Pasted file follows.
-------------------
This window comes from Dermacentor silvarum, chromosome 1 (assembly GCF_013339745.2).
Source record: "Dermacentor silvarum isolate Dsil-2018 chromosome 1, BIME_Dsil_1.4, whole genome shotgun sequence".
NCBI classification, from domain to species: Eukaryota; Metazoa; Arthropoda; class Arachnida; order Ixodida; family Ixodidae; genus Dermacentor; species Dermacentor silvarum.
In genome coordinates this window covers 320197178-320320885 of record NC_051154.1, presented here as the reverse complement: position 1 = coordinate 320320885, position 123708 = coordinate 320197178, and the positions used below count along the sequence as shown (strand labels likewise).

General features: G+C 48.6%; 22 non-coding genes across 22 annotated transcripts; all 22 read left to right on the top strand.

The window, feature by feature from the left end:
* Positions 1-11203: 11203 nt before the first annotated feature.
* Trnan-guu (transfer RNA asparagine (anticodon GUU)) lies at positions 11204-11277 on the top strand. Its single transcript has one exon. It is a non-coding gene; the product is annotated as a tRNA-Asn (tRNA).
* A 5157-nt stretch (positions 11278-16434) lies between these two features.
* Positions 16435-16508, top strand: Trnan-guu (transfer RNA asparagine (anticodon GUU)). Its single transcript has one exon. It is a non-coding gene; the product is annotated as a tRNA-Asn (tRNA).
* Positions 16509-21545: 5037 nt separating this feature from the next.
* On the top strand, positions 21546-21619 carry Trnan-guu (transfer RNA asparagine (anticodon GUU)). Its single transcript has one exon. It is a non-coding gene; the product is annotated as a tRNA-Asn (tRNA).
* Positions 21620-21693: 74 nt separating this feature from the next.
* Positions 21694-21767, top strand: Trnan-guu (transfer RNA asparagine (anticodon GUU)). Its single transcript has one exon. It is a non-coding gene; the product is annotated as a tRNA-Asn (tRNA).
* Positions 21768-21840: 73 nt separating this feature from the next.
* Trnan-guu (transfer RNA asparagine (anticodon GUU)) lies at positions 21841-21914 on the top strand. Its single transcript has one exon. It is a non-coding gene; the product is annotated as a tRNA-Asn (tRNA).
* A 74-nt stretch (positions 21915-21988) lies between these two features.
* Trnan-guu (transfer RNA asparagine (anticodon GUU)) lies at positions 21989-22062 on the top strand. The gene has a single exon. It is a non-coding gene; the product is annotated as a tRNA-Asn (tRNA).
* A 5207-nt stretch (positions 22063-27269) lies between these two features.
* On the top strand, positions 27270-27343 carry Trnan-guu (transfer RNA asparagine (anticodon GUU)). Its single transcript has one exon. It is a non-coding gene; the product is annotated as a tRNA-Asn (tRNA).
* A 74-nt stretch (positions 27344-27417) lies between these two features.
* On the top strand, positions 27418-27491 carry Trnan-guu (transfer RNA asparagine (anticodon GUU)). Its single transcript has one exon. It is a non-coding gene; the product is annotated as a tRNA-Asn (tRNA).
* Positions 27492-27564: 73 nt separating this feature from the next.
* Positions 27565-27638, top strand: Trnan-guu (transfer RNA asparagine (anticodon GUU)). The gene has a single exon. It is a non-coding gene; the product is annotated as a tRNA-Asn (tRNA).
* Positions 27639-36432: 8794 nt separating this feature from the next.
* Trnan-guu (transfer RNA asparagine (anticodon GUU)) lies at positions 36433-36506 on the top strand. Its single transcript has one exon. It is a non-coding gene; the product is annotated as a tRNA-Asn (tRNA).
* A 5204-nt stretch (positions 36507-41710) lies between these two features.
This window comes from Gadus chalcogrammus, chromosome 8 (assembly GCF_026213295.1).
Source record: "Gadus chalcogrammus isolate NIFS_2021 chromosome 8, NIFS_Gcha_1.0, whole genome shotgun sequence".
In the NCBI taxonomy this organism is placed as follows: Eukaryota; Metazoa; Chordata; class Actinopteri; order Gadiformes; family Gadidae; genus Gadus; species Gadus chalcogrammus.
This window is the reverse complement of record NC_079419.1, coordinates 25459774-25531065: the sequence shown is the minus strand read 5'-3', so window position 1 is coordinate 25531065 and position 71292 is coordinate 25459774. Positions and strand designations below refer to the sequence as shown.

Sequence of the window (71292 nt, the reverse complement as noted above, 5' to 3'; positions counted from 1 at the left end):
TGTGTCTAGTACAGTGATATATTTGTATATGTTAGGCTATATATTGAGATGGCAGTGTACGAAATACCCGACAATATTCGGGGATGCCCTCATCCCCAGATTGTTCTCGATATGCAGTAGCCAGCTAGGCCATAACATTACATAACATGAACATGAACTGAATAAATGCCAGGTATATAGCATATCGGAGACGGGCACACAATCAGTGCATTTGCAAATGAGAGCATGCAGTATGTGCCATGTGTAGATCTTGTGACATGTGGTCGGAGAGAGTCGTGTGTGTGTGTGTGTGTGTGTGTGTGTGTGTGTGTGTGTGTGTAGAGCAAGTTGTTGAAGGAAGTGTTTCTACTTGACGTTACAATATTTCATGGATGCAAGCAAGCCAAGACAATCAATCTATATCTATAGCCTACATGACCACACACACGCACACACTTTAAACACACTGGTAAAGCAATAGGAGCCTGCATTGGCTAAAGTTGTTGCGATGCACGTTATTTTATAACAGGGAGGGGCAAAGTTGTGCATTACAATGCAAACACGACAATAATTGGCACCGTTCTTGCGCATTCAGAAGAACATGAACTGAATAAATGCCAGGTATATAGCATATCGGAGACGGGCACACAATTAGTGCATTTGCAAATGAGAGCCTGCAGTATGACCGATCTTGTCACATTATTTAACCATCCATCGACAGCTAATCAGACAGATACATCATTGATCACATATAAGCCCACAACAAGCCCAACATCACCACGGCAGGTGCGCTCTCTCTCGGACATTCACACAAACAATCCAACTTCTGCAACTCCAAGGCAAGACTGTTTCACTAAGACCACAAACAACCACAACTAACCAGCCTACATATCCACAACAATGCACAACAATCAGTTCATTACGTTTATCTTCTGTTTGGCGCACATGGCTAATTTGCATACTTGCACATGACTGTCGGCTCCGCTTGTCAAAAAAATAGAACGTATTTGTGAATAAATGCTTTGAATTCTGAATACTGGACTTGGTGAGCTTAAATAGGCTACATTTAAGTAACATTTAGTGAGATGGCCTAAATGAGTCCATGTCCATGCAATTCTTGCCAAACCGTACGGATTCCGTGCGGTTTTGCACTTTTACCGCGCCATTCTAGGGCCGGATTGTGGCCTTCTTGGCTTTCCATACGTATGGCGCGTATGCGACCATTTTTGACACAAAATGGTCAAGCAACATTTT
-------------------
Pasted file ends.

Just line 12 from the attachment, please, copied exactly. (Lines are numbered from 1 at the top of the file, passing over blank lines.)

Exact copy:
* On the top strand, positions 21546-21619 carry Trnan-guu (transfer RNA asparagine (anticodon GUU)). Its single transcript has one exon. It is a non-coding gene; the product is annotated as a tRNA-Asn (tRNA).